maintenance engineer checking technical data of heating system

How to Choose a Heating System

With the brisk cold fronts on their way to sweeping across the country this winter, people are thinking more about adequate, cost-effective heating. Whether you need to replace an old, noisy home heating system or you want to upgrade to a more efficient form of energy, there are several factors that can help you decide how to stay warm and toasty.

Climate

The first thing to consider when shopping for a new heating system is the climate where you live. Those living in a moderate climate with a mild winter will have different needs than someone who shovels several feet of snow every January. Second, it’s a good time to look at the insulation of your home. Improving the energy efficiency of your home by caulking windows and inspecting insulation and ductwork will further define your heating usage and needs. In addition to a new heating system, you may also want to upgrade to a programmable thermostat that will help conserve energy. Finally, determine what type of energy source you want to use. Not all options may be available in your area, such as natural gas, so that will help you narrow the choices between energy sources.

Types of Heating Systems

Forced-Air Systems – The most popular type of furnace heating systems today are forced-air systems, which heat air and then “force” it through ducts into vented rooms. In the US, a number of these are fueled by natural gas, but there are other options including electric, oil, and propane. Electric systems themselves may be less expensive than others, but they consume a lot of energy, which winds up being costly. When looking at any type of furnace, it is imperative to check the annual fuel utilization efficiency (AFUE) rating, which represents how efficient the system is in converting the energy in its fuel to heat. High-efficiency systems will also have the Yellow Energy Star sticker on them.

Heat Pump – Another popular option is a heat pump heating system. The most common heat pump is an electric air source system, which actually offers heating and air conditioning in one unit. Simply put, it pulls heat from the outside and pushes it inside to warm the home; conversely, it pulls heat from the inside and pushes it outside to cool it. They are most efficient when it is above 40 degrees Fahrenheit outside, which makes them more ideal for moderate climates. A heat pump system’s efficiency is indicated by the heating season performance factor (HPSF) for heating and the seasonal energy efficiency ratio (SEER) for cooling. Highly efficient models will also carry the Energy Star logo.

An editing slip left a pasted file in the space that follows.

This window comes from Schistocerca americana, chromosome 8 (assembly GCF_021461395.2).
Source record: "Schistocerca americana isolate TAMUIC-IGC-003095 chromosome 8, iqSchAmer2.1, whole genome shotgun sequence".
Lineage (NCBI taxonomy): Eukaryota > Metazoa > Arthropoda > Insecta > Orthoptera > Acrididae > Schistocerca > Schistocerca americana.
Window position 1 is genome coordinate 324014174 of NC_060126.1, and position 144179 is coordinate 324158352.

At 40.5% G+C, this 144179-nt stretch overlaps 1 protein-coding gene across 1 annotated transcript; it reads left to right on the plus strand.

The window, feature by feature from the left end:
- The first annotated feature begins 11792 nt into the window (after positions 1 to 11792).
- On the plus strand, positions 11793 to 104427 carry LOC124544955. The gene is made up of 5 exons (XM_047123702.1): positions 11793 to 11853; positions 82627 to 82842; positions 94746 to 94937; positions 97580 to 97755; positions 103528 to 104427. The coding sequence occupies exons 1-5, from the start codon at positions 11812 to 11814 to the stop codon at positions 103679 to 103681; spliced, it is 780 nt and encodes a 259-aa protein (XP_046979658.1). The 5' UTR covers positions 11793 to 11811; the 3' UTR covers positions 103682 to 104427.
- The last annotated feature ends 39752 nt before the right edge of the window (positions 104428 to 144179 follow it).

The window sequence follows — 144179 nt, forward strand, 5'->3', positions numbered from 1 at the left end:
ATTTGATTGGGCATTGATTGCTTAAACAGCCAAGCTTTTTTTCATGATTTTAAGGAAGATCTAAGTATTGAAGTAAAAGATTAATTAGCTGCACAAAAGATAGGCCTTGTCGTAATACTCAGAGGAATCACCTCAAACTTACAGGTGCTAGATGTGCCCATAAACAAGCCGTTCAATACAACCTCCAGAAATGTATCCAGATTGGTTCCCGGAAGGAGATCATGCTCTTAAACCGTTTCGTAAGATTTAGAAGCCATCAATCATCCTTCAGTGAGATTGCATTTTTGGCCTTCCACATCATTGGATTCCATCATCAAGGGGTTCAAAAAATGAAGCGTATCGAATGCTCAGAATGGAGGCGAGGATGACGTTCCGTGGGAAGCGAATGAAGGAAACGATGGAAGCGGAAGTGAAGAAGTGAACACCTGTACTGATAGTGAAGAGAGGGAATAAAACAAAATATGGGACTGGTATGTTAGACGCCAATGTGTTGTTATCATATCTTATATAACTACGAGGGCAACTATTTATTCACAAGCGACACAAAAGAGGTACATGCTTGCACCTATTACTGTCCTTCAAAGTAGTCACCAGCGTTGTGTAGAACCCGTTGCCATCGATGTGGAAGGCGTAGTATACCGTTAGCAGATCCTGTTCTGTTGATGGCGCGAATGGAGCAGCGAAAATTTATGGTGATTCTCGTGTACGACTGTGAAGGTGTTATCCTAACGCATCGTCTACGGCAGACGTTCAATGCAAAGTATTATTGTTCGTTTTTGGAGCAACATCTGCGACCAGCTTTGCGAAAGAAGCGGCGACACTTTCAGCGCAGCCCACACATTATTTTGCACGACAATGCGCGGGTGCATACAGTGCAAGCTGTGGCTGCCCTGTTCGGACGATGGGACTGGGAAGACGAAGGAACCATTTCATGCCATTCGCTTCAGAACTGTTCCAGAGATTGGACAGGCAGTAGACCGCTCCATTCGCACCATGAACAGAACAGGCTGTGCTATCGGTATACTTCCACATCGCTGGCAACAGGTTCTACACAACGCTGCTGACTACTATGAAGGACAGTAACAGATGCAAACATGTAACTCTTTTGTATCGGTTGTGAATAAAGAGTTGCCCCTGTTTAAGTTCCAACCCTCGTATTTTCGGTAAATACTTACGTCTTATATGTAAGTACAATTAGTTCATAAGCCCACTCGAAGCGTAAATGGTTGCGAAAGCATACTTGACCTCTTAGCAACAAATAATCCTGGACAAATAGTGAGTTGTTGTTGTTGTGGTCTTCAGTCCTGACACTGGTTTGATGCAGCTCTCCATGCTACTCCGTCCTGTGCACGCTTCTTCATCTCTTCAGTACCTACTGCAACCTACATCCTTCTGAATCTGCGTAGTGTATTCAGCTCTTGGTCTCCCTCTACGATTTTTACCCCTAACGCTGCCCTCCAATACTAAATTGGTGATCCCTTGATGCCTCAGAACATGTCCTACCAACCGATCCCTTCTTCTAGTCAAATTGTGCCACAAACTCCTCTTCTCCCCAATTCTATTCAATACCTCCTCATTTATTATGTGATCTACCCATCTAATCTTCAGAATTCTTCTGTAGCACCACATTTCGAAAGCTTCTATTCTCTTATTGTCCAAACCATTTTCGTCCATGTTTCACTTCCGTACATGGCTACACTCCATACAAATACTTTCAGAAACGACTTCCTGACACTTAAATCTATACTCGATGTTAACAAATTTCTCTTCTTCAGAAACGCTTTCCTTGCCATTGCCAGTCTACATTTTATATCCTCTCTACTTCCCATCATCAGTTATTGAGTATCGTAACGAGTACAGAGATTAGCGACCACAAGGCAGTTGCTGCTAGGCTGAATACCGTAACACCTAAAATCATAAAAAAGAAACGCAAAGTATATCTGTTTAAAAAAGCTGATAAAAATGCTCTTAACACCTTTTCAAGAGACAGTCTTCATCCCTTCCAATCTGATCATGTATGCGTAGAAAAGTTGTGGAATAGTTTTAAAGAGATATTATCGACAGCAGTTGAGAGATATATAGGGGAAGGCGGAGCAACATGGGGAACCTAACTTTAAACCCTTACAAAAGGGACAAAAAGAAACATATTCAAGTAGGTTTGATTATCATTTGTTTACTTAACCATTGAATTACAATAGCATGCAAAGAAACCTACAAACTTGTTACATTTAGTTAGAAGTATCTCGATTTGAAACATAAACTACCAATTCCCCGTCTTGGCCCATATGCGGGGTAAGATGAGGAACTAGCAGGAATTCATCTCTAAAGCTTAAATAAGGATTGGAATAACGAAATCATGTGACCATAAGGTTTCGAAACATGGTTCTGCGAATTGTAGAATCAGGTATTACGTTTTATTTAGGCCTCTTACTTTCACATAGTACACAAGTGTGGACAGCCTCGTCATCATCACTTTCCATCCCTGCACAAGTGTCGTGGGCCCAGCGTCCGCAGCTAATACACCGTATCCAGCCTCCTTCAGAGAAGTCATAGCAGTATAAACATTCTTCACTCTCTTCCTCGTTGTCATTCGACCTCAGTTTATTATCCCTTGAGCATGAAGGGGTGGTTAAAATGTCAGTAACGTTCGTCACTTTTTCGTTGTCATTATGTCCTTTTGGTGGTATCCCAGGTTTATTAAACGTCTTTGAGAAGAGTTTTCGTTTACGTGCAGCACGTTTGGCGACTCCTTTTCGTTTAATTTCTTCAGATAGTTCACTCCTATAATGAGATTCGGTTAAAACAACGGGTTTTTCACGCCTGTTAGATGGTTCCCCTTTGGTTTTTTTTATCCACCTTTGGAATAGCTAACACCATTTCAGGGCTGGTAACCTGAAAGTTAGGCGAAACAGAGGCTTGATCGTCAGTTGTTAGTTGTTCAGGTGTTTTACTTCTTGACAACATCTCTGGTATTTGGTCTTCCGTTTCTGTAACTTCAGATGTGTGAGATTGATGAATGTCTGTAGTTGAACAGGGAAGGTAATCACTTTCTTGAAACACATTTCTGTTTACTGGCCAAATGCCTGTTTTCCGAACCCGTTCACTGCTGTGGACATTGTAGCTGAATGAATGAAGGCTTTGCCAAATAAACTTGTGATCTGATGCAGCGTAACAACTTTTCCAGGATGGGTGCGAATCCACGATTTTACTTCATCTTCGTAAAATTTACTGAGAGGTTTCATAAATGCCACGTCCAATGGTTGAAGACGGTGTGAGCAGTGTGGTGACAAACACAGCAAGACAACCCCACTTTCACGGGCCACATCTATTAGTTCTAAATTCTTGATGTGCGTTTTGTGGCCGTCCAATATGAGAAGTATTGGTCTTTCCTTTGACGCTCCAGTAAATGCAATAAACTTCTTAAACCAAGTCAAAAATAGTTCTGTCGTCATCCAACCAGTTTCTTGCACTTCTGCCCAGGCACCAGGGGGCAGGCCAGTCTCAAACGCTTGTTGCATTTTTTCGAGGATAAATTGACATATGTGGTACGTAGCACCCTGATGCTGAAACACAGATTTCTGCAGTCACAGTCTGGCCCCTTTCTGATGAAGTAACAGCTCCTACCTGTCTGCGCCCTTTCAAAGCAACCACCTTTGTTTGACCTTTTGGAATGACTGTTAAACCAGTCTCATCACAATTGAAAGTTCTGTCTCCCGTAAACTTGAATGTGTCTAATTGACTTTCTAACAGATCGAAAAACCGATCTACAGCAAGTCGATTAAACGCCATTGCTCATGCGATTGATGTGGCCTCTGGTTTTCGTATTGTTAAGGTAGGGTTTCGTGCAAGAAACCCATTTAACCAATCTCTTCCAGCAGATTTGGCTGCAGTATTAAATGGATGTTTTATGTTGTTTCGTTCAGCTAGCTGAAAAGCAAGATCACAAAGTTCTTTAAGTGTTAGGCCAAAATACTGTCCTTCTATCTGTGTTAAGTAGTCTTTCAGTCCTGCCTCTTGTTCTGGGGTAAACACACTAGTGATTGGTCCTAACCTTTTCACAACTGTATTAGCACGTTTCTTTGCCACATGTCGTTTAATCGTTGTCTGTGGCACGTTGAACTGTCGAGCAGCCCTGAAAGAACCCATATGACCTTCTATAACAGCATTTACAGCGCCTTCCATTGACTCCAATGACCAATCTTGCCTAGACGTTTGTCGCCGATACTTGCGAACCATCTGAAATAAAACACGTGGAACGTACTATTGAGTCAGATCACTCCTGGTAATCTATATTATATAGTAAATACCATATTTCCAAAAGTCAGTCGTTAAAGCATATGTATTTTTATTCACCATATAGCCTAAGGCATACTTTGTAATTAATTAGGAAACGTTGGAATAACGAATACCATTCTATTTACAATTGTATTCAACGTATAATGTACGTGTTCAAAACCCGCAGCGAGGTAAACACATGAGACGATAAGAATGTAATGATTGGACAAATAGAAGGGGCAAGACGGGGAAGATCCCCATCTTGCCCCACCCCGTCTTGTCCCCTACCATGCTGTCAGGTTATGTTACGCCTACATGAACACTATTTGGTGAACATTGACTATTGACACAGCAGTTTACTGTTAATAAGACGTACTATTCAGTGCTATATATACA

Geothermal – An incredibly efficient geothermal heating system might be an option for those concerned about the environment. These ground-source heat pumps take advantage of the temperature of the earth rather than air to heat a home, which makes it more accurate and efficient. A geothermal system uses a ground loop system, which is buried many feet beneath the surface of the ground, so installation is complex and costly. However, the benefits outweigh the costs over time because they are so efficient, require less maintenance, have an exceptionally longer equipment life, and eliminate noise. If you don’t want to fully commit to a geothermal heating system, a dual-source unit is an option that combines an air-source system and a ground-source system in one heat pump. Those units cost less to install, but still offer excellent efficiency.

Making the Decision

After you have done your research and are ready to purchase a new system and have it installed, the next step is to consult an HVAC professional. For instance, when purchasing a new furnace, it is very important to get an appropriately sized system for your home, because a system that is too large will not be efficient. An HVAC professional can help determine that for you and answer any other questions you might have about choosing a system.

References

http://energy.gov/energysaver/articles/air-source-heat-pumps

http://energy.gov/energysaver/articles/furnaces-and-boilers

http://energy.gov/articles/energy-saver-101-infographic-home-heating

http://www.pge.com/myhome/saveenergymoney/resources/heating/select/index.shtml

http://www.oregon.gov/energy/cons/pages/res/tax/heat-cool.aspx

http://www.scgh.com/go-green/heating-ventilation-air-conditioning-hvac/efficient-heating-systems/

http://www.homeenergy.org/show/article/year/1996/magazine/96/id/1197

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